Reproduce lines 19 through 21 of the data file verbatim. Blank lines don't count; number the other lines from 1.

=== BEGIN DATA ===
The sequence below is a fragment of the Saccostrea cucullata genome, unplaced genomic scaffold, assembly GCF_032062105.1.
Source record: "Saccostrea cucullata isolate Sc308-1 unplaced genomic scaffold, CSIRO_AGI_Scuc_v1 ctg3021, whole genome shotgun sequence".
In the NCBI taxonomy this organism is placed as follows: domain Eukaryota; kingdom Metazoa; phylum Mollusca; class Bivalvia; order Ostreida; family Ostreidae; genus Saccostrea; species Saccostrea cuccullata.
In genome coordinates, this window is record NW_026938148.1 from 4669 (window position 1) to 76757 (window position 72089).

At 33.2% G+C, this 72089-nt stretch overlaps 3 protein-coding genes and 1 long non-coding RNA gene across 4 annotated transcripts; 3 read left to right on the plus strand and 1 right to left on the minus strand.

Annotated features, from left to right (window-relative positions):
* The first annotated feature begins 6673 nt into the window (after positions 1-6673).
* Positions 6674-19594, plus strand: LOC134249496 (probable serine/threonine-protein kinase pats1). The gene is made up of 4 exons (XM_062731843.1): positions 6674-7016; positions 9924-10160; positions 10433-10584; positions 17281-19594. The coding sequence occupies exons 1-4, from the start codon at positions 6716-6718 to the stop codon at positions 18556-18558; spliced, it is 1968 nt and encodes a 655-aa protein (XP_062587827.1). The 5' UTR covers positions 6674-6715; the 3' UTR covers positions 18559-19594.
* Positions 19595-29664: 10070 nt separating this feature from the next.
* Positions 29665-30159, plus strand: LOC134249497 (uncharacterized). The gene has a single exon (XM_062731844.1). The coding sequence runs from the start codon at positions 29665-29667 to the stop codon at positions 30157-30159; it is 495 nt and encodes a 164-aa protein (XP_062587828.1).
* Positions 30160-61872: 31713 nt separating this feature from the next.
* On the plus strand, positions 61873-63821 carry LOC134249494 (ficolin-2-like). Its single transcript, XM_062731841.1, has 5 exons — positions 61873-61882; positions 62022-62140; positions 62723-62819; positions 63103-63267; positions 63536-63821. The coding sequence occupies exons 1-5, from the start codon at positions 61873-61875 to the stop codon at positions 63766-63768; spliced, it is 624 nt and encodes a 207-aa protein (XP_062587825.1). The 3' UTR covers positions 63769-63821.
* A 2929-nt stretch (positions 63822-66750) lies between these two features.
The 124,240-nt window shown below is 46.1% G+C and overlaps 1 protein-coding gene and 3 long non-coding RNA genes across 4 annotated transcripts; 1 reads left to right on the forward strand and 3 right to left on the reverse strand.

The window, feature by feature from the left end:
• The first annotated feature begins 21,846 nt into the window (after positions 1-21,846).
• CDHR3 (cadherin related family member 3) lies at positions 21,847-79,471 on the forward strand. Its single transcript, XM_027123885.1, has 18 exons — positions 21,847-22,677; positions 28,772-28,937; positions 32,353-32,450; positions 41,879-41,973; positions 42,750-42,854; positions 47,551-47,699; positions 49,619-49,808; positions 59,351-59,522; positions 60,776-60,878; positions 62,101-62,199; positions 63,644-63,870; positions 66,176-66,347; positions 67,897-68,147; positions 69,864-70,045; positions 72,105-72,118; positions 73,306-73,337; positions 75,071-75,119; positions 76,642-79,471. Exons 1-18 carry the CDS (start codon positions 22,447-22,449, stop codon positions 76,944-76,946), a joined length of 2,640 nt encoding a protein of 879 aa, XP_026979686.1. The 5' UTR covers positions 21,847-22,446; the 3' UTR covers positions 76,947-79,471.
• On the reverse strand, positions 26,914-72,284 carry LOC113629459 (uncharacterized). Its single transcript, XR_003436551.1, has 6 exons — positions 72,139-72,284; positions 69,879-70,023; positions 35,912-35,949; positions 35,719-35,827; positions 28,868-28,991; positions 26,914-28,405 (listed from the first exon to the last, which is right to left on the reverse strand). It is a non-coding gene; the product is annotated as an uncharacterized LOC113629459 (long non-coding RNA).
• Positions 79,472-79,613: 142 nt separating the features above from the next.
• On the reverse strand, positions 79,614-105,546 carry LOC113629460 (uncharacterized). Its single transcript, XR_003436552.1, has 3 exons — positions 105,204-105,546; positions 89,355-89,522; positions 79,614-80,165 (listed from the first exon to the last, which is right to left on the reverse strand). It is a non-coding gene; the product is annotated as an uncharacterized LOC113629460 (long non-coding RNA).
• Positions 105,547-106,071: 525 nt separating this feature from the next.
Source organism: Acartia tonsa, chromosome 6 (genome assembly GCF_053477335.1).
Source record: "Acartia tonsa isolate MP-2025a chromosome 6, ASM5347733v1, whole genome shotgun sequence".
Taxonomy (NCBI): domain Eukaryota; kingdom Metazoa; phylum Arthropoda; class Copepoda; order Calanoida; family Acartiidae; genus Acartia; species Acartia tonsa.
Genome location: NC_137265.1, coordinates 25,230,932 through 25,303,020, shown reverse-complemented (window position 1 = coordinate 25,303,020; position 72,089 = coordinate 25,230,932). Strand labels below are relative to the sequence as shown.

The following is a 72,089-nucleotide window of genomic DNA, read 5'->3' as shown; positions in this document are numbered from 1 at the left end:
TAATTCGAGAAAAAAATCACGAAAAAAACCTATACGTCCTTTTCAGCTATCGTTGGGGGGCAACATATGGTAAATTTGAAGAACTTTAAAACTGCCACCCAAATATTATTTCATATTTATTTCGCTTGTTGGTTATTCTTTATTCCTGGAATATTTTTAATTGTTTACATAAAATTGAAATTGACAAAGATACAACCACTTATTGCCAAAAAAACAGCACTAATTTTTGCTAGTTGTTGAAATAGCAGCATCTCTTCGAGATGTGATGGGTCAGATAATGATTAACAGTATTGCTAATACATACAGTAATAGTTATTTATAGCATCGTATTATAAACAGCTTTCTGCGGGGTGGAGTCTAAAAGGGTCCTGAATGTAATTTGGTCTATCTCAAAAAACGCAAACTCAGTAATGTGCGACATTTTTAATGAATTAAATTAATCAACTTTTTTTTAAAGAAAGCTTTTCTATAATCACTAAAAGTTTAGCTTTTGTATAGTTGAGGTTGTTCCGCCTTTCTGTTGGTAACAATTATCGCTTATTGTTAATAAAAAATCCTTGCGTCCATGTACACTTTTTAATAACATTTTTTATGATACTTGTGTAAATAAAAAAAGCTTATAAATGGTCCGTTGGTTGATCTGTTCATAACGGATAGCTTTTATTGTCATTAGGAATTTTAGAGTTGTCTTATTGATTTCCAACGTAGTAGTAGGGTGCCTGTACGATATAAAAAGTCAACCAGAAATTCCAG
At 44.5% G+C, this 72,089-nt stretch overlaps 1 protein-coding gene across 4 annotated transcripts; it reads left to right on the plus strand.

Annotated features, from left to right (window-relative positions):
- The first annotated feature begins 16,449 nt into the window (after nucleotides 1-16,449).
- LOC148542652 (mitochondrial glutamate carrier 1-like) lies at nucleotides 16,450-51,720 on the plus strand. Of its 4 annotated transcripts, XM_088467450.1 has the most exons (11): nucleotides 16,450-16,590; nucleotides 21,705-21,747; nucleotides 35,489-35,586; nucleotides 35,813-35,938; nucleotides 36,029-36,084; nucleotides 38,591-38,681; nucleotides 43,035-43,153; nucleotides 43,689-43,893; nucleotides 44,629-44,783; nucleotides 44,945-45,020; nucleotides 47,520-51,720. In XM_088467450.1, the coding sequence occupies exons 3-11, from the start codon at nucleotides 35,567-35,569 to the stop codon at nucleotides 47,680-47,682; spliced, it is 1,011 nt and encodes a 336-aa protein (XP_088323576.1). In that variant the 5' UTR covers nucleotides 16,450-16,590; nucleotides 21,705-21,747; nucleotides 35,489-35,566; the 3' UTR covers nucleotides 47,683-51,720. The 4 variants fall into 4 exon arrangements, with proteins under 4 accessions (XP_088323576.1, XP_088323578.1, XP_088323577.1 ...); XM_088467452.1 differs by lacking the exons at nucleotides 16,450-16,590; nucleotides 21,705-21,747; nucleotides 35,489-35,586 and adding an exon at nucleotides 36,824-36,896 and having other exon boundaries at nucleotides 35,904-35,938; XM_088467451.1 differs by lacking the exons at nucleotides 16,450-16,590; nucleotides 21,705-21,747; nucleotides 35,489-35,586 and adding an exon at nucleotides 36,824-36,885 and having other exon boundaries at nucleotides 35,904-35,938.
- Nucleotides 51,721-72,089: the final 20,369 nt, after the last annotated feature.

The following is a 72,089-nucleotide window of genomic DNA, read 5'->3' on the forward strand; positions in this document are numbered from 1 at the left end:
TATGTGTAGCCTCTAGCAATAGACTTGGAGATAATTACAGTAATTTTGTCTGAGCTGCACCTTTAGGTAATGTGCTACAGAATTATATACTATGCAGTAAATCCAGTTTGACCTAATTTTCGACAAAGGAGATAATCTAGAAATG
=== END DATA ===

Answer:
• Positions 79,472-79,613: 142 nt separating the features above from the next.
• On the reverse strand, positions 79,614-105,546 carry LOC113629460 (uncharacterized). Its single transcript, XR_003436552.1, has 3 exons — positions 105,204-105,546; positions 89,355-89,522; positions 79,614-80,165 (listed from the first exon to the last, which is right to left on the reverse strand). It is a non-coding gene; the product is annotated as an uncharacterized LOC113629460 (long non-coding RNA).
• Positions 105,547-106,071: 525 nt separating this feature from the next.